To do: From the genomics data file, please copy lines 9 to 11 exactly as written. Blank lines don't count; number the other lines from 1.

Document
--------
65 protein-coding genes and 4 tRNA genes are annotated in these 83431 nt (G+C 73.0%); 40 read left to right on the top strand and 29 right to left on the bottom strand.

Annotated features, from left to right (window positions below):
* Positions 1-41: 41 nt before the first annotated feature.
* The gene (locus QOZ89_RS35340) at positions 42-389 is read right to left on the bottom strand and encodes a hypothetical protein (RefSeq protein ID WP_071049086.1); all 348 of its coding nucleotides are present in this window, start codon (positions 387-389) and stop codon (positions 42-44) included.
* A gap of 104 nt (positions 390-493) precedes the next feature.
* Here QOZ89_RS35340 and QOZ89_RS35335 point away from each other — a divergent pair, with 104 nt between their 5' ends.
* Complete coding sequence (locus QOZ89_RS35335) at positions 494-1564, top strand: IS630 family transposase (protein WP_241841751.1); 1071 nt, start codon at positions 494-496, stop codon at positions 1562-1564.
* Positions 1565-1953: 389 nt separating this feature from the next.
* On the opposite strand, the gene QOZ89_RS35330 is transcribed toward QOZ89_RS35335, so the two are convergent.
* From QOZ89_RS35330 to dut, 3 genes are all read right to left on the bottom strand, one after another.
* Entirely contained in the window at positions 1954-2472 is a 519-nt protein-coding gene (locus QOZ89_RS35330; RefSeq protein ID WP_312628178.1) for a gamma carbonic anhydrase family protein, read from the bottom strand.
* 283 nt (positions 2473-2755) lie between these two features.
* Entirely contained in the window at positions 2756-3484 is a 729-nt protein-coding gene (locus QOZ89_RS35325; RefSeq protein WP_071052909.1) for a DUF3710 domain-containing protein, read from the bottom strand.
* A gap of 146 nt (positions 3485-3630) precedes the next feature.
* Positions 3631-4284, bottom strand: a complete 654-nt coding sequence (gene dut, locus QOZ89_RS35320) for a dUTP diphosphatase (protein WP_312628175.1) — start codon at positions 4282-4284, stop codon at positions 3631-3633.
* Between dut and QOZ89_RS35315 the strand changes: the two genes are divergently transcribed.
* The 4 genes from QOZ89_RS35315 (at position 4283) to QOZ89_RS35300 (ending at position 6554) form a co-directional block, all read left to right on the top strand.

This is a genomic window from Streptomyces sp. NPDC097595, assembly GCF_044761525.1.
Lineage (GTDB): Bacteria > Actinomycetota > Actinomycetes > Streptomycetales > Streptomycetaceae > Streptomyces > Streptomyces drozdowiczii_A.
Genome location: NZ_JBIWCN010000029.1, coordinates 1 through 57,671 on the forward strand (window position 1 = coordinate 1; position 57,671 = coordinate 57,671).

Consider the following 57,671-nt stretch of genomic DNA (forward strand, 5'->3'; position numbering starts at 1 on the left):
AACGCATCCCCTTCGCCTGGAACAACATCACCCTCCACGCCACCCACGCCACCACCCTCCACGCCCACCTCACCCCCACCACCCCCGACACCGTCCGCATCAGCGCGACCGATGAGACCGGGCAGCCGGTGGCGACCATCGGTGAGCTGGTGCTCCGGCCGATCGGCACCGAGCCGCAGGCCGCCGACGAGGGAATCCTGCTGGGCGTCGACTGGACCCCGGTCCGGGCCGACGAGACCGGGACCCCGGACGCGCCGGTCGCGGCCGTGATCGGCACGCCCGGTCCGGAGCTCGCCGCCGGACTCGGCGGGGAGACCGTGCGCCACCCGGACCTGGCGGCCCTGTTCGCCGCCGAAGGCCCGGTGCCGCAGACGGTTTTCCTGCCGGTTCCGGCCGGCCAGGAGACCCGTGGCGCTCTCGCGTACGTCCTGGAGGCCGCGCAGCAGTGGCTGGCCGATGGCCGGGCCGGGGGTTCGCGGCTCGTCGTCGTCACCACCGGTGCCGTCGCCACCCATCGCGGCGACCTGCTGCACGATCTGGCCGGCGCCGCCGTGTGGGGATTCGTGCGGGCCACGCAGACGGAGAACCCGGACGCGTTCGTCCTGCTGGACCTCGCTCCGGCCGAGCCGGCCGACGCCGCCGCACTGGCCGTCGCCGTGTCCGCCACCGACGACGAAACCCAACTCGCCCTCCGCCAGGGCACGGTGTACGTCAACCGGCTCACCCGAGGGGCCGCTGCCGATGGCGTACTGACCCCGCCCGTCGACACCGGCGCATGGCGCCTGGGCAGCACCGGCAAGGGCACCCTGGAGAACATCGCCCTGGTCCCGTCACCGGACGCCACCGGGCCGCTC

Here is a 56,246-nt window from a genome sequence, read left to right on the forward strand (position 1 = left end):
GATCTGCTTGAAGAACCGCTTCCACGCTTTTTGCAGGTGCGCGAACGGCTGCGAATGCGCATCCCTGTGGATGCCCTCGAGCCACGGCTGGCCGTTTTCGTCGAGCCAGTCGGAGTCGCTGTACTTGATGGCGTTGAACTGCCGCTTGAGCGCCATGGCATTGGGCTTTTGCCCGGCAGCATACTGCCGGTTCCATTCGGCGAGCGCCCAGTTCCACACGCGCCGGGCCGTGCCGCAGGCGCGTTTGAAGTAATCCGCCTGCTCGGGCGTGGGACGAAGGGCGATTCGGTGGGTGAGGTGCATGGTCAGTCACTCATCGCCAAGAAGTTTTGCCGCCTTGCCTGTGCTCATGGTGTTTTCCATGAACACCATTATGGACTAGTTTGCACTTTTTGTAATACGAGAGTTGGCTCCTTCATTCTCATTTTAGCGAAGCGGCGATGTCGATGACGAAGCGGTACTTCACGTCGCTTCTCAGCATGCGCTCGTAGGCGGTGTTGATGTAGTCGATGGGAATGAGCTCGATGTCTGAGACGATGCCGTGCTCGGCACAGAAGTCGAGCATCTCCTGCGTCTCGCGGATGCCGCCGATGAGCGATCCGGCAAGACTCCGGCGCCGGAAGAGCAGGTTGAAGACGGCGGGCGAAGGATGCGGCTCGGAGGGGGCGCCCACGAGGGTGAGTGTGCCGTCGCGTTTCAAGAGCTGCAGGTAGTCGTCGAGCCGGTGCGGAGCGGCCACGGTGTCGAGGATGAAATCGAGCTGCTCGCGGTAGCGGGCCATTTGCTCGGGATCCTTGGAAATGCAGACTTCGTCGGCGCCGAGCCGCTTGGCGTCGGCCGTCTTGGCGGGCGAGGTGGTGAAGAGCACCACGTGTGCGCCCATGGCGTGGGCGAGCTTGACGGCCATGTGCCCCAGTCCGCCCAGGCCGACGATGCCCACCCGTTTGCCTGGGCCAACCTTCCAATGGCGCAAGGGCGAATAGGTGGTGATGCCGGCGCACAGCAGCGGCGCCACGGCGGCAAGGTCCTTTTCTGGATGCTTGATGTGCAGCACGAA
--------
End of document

* On the opposite strand, the gene QOZ89_RS35330 is transcribed toward QOZ89_RS35335, so the two are convergent.
* From QOZ89_RS35330 to dut, 3 genes are all read right to left on the bottom strand, one after another.
* Entirely contained in the window at positions 1954-2472 is a 519-nt protein-coding gene (locus QOZ89_RS35330; RefSeq protein ID WP_312628178.1) for a gamma carbonic anhydrase family protein, read from the bottom strand.